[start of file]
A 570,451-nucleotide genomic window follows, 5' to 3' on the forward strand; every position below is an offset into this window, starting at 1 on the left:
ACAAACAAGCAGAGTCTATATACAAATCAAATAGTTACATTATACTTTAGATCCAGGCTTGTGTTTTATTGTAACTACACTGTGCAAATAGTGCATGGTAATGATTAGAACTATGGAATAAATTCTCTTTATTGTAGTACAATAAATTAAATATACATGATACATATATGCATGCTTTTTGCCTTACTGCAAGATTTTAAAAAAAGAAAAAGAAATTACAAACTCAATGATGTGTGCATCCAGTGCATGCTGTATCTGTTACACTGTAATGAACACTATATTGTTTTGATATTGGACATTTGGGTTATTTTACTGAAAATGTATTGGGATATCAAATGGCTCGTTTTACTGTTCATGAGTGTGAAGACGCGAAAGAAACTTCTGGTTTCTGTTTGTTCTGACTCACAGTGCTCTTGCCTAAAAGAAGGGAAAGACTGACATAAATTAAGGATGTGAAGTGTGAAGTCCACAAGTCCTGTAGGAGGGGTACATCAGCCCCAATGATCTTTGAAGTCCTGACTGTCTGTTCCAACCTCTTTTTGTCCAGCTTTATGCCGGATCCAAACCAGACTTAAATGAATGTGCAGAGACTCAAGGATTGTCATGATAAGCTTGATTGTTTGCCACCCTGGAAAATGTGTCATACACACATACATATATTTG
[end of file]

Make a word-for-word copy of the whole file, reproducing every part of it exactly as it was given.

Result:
A 570,451-nucleotide genomic window follows, 5' to 3' on the forward strand; every position below is an offset into this window, starting at 1 on the left:
ACAAACAAGCAGAGTCTATATACAAATCAAATAGTTACATTATACTTTAGATCCAGGCTTGTGTTTTATTGTAACTACACTGTGCAAATAGTGCATGGTAATGATTAGAACTATGGAATAAATTCTCTTTATTGTAGTACAATAAATTAAATATACATGATACATATATGCATGCTTTTTGCCTTACTGCAAGATTTTAAAAAAAGAAAAAGAAATTACAAACTCAATGATGTGTGCATCCAGTGCATGCTGTATCTGTTACACTGTAATGAACACTATATTGTTTTGATATTGGACATTTGGGTTATTTTACTGAAAATGTATTGGGATATCAAATGGCTCGTTTTACTGTTCATGAGTGTGAAGACGCGAAAGAAACTTCTGGTTTCTGTTTGTTCTGACTCACAGTGCTCTTGCCTAAAAGAAGGGAAAGACTGACATAAATTAAGGATGTGAAGTGTGAAGTCCACAAGTCCTGTAGGAGGGGTACATCAGCCCCAATGATCTTTGAAGTCCTGACTGTCTGTTCCAACCTCTTTTTGTCCAGCTTTATGCCGGATCCAAACCAGACTTAAATGAATGTGCAGAGACTCAAGGATTGTCATGATAAGCTTGATTGTTTGCCACCCTGGAAAATGTGTCATACACACATACATATATTTG